Do you recall how America’s elected leaders lied every single day – and continue to lie every single day – about the causes, goals and costs of their wars, about their concern for those who were returning with brain injuries and could not get appointments at the VA; about their commitment to protecting your privacy?
While two-thirds of the population believed (ten years later, one-third still did) that Saddam was responsible for 9-11, nearly half of Americans agreed that America had special protection from God. But just beneath the confidence and optimism was a tooth-grinding fear of the future. The cadaverous face of evil was waiting, just beyond, or possibly already within the walls. This was a new experience, claimed the pundits.
But just beneath the confidence and optimism was a tooth-grinding fear of the future. Americans had lost their innocence. The cadaverous face of evil was waiting, just beyond, or possibly already within the walls. This was a new experience, claimed the pundits.
Or was it? Hadn’t Americans feared Indian attacks for three centuries? Hadn’t they been terrorized for 75 years by the prospect of red hordes from the east? Hadn’t every president since Truman managed a war economy that perpetuated itself on fear of the Other? Hadn’t politicians played the “race card” for two centuries? Hadn’t gun sales continued to rise even as crime rates were plummeting? Weren’t Americans already armed to the teeth?
Had they forgotten about coded occult messages in Dungeons & Dragons, “satanic abuse,” the “missile gap,” the “domino theory,” the “window of vulnerability” and the Evil Empire? Hadn’t fear of contracting AIDS ended the sexual revolution? Hadn’t they been stuffing themselves with anti-depressants, hormone replacements and potency drugs? Hadn’t fear of losing property, status, security, virility, youth, freedom – and innocence – always been at the core of the American experience? Hadn’t we bounced between denial and terror for our entire history? As Glen Greenwald writes, For Terrorist Fearmongers, It’s Always the Scariest Time Ever.
Bush II and Obama (in this context, Bush III) were much subtler than their predecessors in demonizing the new Other, employing the word “terrorists” as a euphemism but rarely using it to modify “Muslims” or “Islam.” They didn’t need to be as crude as Reagan, because Reagan didn’t have Fox News, Rush Limbaugh, a legion of racist televangelists led by Pat Robertson or a unified Hollywood with its dozens of Islamophobic movies. Reagan didn’t have legions of Tea Party bigots whose hatred of immigrants pushed compliant politicians to introduce absurd anti-Sharia law legislation in 32 states.
Just below our characteristic American sense of bright-eyed optimism and can-do pragmatism, our national shadow continues to gnaw at our souls, reminding us of our dissatisfaction. Below that is an infinite well of unresolved grief for the centuries of slavery and genocide. Above it is an epidemic of anxiety. Forty million Americans will be impaired at some point as a direct result of an anxiety-related condition. Our first line of defense (or denial) is substance abuse. Nearly 17 million people, or 7.2 percent of adults, suffer from alcohol-use disorders.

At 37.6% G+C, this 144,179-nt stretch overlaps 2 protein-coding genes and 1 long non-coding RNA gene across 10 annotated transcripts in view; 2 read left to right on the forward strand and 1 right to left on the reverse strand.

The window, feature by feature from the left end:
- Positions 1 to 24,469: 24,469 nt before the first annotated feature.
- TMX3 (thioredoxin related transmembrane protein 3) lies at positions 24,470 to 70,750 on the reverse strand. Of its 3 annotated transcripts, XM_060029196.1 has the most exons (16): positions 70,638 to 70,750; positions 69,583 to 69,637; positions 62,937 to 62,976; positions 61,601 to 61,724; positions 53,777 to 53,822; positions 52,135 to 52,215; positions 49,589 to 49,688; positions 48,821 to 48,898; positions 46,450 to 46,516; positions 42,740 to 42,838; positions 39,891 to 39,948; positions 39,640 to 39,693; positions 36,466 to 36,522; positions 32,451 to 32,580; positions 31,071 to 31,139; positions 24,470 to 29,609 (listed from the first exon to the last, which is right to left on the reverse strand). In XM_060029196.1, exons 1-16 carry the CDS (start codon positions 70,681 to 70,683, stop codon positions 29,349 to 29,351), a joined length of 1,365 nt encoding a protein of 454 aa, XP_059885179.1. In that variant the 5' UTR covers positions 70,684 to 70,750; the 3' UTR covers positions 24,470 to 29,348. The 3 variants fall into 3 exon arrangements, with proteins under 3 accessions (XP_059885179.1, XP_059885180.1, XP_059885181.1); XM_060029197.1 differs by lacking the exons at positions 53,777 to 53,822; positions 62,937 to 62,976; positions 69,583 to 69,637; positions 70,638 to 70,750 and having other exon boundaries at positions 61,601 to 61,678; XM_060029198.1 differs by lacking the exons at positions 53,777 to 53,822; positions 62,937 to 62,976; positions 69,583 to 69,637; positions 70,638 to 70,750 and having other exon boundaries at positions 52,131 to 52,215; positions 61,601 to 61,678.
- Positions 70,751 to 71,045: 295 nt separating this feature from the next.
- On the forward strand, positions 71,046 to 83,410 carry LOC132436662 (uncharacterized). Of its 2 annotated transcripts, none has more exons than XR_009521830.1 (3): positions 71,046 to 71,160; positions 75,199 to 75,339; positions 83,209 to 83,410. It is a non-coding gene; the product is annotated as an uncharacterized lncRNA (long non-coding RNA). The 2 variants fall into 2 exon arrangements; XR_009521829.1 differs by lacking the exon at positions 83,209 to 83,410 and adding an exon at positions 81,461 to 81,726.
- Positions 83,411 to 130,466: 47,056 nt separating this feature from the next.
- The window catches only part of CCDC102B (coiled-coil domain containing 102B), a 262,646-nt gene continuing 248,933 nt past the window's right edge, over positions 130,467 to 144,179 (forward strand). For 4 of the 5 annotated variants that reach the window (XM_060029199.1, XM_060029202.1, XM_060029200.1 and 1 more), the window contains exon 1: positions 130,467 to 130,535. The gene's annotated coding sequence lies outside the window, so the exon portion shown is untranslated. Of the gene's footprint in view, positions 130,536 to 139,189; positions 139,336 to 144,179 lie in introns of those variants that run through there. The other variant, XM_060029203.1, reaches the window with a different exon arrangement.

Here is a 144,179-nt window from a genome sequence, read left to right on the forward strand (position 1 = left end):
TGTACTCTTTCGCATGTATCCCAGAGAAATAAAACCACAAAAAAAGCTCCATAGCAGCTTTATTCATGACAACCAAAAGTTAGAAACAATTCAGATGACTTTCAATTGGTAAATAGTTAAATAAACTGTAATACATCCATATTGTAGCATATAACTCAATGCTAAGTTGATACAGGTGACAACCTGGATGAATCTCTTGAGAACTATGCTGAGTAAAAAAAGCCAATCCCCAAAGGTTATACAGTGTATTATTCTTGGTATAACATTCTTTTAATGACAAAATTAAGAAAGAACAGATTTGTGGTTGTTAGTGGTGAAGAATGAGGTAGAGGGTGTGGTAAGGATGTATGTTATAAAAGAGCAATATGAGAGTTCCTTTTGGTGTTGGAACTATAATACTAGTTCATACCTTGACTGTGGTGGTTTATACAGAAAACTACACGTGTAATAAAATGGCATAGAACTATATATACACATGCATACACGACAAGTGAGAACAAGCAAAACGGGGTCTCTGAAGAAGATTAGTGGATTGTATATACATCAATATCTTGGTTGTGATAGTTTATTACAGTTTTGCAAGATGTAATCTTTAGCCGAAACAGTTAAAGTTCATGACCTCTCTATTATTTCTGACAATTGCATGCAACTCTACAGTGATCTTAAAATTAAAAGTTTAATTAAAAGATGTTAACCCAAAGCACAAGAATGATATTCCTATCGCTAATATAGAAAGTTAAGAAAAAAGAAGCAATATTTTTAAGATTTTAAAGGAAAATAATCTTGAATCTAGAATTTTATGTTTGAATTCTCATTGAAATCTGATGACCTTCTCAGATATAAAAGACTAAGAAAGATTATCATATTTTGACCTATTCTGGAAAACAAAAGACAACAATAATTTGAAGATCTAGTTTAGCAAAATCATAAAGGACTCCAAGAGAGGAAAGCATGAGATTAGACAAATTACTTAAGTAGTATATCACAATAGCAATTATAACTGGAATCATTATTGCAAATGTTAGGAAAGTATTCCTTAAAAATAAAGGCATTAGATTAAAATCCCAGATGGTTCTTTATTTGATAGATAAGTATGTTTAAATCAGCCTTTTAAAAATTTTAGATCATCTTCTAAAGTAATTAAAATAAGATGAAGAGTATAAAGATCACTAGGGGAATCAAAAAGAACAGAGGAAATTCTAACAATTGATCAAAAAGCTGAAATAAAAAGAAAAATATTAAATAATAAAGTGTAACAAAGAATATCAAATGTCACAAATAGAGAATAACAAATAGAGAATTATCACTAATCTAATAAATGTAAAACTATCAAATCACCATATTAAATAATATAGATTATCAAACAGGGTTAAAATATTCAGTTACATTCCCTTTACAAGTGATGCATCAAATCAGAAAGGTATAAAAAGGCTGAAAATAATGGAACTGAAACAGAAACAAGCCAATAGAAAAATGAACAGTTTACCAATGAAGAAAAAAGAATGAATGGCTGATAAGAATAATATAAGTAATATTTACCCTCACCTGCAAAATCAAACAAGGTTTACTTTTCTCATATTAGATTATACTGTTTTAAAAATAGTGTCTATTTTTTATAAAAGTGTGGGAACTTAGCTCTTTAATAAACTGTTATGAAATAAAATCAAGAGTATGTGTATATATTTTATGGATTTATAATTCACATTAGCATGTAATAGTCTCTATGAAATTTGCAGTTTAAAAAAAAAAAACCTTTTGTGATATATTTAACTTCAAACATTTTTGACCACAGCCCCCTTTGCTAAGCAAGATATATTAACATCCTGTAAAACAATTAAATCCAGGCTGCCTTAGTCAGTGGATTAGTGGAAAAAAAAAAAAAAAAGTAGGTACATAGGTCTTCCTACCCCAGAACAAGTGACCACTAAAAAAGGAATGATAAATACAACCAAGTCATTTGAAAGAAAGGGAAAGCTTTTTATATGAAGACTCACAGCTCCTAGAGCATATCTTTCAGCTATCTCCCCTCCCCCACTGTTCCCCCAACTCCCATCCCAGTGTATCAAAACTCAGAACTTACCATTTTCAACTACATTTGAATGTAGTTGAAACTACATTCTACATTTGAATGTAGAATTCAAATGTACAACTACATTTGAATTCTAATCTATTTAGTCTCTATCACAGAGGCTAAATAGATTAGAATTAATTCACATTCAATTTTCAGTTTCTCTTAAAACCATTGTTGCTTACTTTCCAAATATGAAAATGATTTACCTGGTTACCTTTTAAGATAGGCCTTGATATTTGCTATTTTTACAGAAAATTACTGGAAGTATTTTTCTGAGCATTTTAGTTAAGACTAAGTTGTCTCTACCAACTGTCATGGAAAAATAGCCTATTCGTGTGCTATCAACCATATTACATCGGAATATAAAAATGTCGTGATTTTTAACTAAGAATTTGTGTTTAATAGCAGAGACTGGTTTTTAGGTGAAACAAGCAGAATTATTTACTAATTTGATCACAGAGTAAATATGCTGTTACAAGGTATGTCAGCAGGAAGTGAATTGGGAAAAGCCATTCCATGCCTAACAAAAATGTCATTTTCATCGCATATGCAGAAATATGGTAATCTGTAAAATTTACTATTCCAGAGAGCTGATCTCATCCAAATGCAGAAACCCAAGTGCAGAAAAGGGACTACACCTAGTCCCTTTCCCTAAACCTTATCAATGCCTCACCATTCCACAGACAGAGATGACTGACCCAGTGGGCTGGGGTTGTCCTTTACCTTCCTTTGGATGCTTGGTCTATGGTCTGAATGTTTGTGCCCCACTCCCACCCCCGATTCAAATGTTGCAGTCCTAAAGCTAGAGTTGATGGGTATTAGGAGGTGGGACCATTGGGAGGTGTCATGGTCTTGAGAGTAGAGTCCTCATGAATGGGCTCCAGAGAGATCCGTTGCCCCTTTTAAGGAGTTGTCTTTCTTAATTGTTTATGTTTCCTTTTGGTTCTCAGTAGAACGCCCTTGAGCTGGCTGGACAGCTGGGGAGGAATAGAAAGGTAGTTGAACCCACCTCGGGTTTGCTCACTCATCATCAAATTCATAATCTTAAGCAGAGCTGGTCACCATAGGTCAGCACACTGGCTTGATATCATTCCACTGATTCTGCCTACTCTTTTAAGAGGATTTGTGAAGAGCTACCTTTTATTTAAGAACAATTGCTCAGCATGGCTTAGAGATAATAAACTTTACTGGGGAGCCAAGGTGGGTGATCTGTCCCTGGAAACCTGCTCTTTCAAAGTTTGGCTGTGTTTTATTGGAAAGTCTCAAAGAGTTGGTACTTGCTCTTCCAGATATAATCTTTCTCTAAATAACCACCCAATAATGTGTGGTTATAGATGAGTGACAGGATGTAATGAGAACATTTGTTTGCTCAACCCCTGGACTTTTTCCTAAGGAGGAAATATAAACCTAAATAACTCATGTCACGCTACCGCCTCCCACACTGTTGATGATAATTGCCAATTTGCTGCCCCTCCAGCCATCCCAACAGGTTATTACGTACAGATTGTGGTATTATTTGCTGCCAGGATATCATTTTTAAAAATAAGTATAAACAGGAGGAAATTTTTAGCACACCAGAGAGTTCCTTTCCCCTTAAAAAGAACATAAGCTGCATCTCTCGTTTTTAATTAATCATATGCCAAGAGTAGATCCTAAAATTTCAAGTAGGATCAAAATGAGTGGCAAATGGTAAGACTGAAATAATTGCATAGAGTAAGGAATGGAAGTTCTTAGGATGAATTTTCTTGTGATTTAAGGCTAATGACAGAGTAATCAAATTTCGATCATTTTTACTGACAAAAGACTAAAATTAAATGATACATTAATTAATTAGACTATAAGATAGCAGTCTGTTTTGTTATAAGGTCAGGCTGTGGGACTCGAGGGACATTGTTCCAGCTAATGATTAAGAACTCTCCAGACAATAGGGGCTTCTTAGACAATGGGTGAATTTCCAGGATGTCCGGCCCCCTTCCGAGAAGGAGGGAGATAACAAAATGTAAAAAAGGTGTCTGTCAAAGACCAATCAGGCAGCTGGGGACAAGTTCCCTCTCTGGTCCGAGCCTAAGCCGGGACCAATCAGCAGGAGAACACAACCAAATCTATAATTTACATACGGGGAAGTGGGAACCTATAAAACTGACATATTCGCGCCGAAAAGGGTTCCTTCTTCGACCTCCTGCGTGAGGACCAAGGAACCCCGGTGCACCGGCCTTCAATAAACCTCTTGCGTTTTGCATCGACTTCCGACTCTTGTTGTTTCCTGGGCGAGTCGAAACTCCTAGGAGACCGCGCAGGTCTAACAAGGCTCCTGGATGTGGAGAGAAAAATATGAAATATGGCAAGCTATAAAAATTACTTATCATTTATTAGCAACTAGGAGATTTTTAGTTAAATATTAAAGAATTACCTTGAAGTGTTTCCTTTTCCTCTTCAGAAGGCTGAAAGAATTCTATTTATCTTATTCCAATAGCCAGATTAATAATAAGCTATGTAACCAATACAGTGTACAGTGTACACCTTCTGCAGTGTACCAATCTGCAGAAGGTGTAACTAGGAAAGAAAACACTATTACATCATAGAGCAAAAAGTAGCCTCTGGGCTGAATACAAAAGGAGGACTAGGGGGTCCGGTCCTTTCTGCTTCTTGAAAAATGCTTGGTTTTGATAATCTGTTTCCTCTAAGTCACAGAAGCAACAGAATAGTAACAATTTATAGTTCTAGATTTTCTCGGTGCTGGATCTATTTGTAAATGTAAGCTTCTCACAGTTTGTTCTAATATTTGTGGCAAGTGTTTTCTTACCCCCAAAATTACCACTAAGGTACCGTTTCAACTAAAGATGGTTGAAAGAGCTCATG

But what about those “domestic terrorist” threats? Welcome to the self-fulfilling world of the inquisitors. Recall how the FBI burgled the offices of the National Lawyers Guild’s fourteen times. Since 9-11 this same agency has mastered the art of entrapment. It repeatedly recruits young, gullible, unstable Muslims. Then it plans and funds domestic terror plots and publicly praises itself for preventing them. Greenwald writes:
Multiple studies have found that nearly 50 percent of the federal counterterrorism convictions since September 11, 2001, resulted from informant-based cases. Almost 30 percent were sting operations in which the informant played an active role in the underlying plot…vulnerable individuals are targeted and manipulated not for any criminal acts they have committed but rather for the bad political views they have expressed…sending young people to prison for decades for “crimes” which even their sentencing judges acknowledge they never would have seriously considered, let alone committed, in the absence of FBI trickery.
The inquisitors become heroes in the media and receive increased funding, and the public emits a mass sigh of relief. But the anxiety remains: What if they aren’t able to stop the next plot?
We do, of course, have plenty of actual problems to worry about. Nearly half of U.S. households live on the edge of financial collapse with almost no savings or retirement assets. But in a broken political system, channels for expression of legitimate discontent have dried up or been directed into right-wing populism, which always hungers for a scapegoat to sacrifice. Since the end of World War Two, fear has allowed us to love our country, right or wrong, as the national security state has bombed nearly fifty countries. And it continues to allow the police to murder a Black man every twenty-eight hours.
Part Six of this essay is here.